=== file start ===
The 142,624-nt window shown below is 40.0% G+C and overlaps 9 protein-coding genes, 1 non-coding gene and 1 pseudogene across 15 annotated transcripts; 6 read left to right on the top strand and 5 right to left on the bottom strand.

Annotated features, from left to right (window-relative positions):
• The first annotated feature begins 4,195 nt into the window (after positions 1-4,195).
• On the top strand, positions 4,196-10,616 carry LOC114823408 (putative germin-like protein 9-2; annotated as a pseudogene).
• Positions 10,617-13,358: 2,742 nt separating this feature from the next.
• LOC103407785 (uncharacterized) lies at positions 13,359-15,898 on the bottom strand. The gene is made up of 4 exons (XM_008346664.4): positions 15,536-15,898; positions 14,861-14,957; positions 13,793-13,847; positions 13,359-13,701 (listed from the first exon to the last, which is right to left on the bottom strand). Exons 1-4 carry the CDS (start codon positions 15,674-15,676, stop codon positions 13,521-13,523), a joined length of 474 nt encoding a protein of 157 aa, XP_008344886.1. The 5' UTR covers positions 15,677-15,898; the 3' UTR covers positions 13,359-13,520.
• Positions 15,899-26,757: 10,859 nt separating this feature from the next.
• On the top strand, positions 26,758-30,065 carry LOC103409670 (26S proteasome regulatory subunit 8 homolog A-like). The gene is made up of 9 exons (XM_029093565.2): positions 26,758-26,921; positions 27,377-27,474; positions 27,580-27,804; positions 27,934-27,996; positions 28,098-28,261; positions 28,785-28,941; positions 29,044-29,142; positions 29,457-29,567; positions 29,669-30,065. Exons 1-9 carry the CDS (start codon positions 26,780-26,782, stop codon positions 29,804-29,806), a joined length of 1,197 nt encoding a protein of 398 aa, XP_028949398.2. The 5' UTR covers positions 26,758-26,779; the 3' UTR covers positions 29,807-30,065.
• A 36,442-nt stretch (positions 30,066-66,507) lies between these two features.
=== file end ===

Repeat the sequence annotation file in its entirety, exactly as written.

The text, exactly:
The 142,624-nt window shown below is 40.0% G+C and overlaps 9 protein-coding genes, 1 non-coding gene and 1 pseudogene across 15 annotated transcripts; 6 read left to right on the top strand and 5 right to left on the bottom strand.

Annotated features, from left to right (window-relative positions):
• The first annotated feature begins 4,195 nt into the window (after positions 1-4,195).
• On the top strand, positions 4,196-10,616 carry LOC114823408 (putative germin-like protein 9-2; annotated as a pseudogene).
• Positions 10,617-13,358: 2,742 nt separating this feature from the next.
• LOC103407785 (uncharacterized) lies at positions 13,359-15,898 on the bottom strand. The gene is made up of 4 exons (XM_008346664.4): positions 15,536-15,898; positions 14,861-14,957; positions 13,793-13,847; positions 13,359-13,701 (listed from the first exon to the last, which is right to left on the bottom strand). Exons 1-4 carry the CDS (start codon positions 15,674-15,676, stop codon positions 13,521-13,523), a joined length of 474 nt encoding a protein of 157 aa, XP_008344886.1. The 5' UTR covers positions 15,677-15,898; the 3' UTR covers positions 13,359-13,520.
• Positions 15,899-26,757: 10,859 nt separating this feature from the next.
• On the top strand, positions 26,758-30,065 carry LOC103409670 (26S proteasome regulatory subunit 8 homolog A-like). The gene is made up of 9 exons (XM_029093565.2): positions 26,758-26,921; positions 27,377-27,474; positions 27,580-27,804; positions 27,934-27,996; positions 28,098-28,261; positions 28,785-28,941; positions 29,044-29,142; positions 29,457-29,567; positions 29,669-30,065. Exons 1-9 carry the CDS (start codon positions 26,780-26,782, stop codon positions 29,804-29,806), a joined length of 1,197 nt encoding a protein of 398 aa, XP_028949398.2. The 5' UTR covers positions 26,758-26,779; the 3' UTR covers positions 29,807-30,065.
• A 36,442-nt stretch (positions 30,066-66,507) lies between these two features.